lot of a pool hall where POV members were known to hang out
at times. Tran's car arrived at the pool hall first.
Eventually, there might have been a total of six or seven
Tieu, and Nguyen got out of the car and shouted at people in
the pool hall, yelling, “Tiny Rascal Gang, ”
“T.R.G., what's up?”, and “Fuck
VT.” Huynh thought the men were shouting at people in
TRG's rival gangs, i.e., POV, Asian Family (AF), and
Viets Together (VT).
and the others got back into the car. Nguyen sat in the front
passenger seat. Tran repositioned his car in the parking lot.
His car and several other vehicles formed a
“barricade” that served as a “check
point” for other vehicles trying to exit the parking
drove by the barricade. Someone in Tran's car said,
“That's not them.” Then an SUV drove by. Tran
said, “That's them, ” and drove after the SUV
onto Westminster Boulevard. Together with Tran's car, at
least two other cars chased the SUV. When the SUV was in the
middle lane, Tran's car switched to the left lane and was
a little bit behind the SUV. Nguyen told Tran to accelerate.
car pulled up to the driver's side of the SUV. Nguyen
shouted at the people in the SUV through the car's open
window, asking what gang they were from. Nguyen had the gun
Huynh had seen earlier. Inside the SUV, Scottie Bui (a POV
gang member) said, “It's Puffy [Tran] and C.J.
heard five gunshots emanate from the passenger side of
SUV's driver told everyone to duck down. Two guys were
“hit, ” including Bui. The SUV's occupants
drove an unresponsive Bui to the hospital, carried him
“over there, ” and left. Bui died from a gunshot
wound to the head. Another male suffered great bodily injury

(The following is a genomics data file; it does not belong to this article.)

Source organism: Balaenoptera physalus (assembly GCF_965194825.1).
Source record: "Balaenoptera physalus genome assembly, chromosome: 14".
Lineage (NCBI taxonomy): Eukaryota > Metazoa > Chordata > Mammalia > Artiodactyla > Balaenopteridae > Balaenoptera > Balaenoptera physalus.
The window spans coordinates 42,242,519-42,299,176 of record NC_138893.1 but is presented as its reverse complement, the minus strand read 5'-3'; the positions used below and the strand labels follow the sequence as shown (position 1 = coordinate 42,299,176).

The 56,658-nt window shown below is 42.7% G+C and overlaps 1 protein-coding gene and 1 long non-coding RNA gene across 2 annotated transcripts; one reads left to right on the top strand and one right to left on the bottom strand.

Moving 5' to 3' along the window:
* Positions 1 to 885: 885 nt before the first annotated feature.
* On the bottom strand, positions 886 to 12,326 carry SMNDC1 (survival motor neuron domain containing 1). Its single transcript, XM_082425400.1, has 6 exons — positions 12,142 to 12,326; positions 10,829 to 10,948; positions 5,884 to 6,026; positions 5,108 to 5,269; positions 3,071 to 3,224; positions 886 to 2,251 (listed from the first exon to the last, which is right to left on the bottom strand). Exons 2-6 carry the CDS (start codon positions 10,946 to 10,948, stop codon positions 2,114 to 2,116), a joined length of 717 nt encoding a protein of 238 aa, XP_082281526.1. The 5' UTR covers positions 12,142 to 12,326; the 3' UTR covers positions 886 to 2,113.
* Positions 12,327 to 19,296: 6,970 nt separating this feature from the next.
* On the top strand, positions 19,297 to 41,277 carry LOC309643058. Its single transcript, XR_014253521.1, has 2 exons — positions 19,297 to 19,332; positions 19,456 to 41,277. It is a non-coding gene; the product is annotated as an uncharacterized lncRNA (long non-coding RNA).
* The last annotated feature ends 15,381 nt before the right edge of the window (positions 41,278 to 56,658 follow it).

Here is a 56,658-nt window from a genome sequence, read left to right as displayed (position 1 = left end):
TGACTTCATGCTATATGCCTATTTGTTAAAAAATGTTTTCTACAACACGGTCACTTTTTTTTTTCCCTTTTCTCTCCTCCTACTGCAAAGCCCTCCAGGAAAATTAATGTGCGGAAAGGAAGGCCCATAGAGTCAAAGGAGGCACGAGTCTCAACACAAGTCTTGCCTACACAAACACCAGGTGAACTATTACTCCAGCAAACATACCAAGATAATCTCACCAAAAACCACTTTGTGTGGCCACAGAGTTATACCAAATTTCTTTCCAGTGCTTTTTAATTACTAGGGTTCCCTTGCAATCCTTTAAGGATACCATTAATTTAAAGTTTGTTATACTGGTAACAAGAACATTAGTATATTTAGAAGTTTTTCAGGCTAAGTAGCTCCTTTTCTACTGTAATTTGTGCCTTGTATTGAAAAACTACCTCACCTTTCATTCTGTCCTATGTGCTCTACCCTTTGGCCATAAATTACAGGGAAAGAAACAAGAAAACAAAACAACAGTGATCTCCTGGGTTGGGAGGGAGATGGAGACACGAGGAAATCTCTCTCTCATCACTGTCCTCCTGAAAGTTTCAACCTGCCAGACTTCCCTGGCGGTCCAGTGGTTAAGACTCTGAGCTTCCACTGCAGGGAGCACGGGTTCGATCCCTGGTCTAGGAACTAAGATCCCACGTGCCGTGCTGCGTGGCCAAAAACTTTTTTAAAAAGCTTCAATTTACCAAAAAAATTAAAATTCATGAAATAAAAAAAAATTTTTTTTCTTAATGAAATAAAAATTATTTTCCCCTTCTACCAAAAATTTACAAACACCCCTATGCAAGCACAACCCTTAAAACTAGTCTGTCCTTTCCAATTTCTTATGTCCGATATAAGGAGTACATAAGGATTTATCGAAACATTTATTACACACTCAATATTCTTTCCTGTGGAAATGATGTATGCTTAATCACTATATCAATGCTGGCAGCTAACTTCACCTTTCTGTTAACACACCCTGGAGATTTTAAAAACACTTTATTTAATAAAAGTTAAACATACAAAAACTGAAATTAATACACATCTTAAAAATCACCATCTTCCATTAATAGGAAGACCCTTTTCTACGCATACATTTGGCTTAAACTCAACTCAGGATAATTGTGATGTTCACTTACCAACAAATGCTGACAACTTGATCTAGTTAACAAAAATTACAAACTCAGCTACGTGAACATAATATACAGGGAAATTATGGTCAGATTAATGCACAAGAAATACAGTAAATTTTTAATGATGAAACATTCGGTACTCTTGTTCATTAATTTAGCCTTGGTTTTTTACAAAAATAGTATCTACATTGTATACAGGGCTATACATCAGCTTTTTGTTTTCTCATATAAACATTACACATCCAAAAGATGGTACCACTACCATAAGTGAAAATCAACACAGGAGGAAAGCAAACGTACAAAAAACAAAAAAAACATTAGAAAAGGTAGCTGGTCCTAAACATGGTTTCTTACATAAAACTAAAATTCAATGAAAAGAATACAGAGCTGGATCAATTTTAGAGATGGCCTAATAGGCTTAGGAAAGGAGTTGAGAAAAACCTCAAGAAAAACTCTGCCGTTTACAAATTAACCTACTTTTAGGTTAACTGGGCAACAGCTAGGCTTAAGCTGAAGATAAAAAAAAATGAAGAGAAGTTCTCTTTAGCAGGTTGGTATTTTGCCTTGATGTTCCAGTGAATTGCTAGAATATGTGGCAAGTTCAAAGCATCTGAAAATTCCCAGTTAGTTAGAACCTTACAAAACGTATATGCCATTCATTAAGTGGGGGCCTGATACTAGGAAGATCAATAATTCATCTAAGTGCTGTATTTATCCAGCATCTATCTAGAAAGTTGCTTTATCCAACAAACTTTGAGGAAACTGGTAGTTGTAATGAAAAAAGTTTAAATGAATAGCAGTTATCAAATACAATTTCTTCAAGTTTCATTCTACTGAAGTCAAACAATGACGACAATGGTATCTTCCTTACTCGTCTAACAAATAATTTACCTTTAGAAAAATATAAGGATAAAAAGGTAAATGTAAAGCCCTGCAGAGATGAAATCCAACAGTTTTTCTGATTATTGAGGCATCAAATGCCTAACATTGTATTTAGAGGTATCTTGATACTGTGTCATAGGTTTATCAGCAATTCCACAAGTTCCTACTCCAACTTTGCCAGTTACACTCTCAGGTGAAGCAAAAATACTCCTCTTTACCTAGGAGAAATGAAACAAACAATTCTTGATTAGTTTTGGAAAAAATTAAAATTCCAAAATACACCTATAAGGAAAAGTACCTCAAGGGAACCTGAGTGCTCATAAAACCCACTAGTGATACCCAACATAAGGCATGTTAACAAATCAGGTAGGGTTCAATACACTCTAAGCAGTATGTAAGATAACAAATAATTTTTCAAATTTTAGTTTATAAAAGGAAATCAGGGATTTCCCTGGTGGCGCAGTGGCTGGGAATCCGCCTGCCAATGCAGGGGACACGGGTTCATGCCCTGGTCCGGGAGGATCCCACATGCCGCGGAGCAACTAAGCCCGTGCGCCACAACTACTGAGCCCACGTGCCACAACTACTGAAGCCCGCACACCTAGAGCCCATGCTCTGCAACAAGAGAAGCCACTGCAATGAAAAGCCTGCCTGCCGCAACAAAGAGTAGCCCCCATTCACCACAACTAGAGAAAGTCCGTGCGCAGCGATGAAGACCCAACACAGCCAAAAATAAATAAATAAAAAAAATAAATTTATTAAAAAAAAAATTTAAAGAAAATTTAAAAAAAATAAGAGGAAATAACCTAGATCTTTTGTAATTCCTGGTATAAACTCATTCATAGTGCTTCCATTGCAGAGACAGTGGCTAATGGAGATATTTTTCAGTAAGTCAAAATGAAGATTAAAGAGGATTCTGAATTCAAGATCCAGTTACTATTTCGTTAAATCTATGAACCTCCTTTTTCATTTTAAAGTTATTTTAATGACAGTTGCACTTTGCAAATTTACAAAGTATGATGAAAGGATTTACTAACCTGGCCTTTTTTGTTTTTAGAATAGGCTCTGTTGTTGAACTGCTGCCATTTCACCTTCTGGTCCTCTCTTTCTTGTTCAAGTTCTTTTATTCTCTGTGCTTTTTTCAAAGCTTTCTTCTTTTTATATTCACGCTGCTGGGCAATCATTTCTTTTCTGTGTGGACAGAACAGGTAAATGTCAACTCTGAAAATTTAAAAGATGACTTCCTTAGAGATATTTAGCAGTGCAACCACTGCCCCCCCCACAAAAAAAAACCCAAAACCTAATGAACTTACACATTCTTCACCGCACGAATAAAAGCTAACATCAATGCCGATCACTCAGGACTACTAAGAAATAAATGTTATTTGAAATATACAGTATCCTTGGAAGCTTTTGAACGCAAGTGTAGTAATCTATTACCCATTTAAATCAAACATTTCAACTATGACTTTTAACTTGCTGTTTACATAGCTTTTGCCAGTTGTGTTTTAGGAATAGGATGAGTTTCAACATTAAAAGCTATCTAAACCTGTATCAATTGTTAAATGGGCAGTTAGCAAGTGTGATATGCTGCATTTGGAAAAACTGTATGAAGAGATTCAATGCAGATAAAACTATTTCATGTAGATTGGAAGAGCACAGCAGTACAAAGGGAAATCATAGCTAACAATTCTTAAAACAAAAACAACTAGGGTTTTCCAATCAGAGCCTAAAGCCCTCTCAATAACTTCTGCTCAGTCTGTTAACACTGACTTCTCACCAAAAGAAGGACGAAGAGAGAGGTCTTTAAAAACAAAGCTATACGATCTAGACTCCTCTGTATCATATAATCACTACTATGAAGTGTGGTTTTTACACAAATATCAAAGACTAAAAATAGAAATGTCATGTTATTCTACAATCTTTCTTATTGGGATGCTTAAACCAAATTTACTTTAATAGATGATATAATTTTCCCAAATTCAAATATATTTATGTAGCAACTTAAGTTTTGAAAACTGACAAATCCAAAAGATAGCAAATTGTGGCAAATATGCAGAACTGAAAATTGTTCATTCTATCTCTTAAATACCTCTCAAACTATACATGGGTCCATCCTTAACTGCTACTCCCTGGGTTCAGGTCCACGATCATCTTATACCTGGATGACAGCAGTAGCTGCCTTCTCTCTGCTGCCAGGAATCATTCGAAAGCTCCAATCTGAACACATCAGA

from a shot to his neck.
the shooting, the Tran group drove to a house in the
“neighborhood, ” and then to get doughnuts, along
with some other people who had been with them at the party
and the pool hall.
trial, a TRG member (who pleaded guilty to attempted murder
and street terrorism based on the above underlying crimes)
testified that TRG members are expected to “back
up” each other in fights and that a member would be
“checked, ” i.e., beaten up, if he failed to be a
back up. He identified defendant in court as a fellow TRG
member and testified that defendant's brother Tien Phung
was the leader of TRG at the time of the shooting.
three months later, on June 16, 2011, a police officer
interviewed defendant. A video recording of the interview was
played for the jury and a transcript was distributed. In the
interview, defendant gave the officer the following account
of his relationship with TRG and the events of the night of
March 20, 2011 and the early morning hours of March 21, 2011.
was 17 years old and had been on probation since he was 13 or
14 years old. Defendant did not associate with TRG; he had
“stopped hanging out with them since [his] last
incident.... [He] helped the other detective, [he] went to
school, [he] got [his] laser [tattoo] removed....” He
had already had 14 painful laser treatments to remove a TRG
tattoo from his back.
was at the party the night of the shooting, but left to go to
his then girlfriend's house because her mother was away
from the home. He paid Cynthia to drive him to the
girlfriend's house. He was there until 1:00 or 2:00
a.m. Defendant phoned his brother to come pick him up, but
his brother came and did not see him. Defendant talked on the
phone to a TRG member who told him there were “VT's
at the ...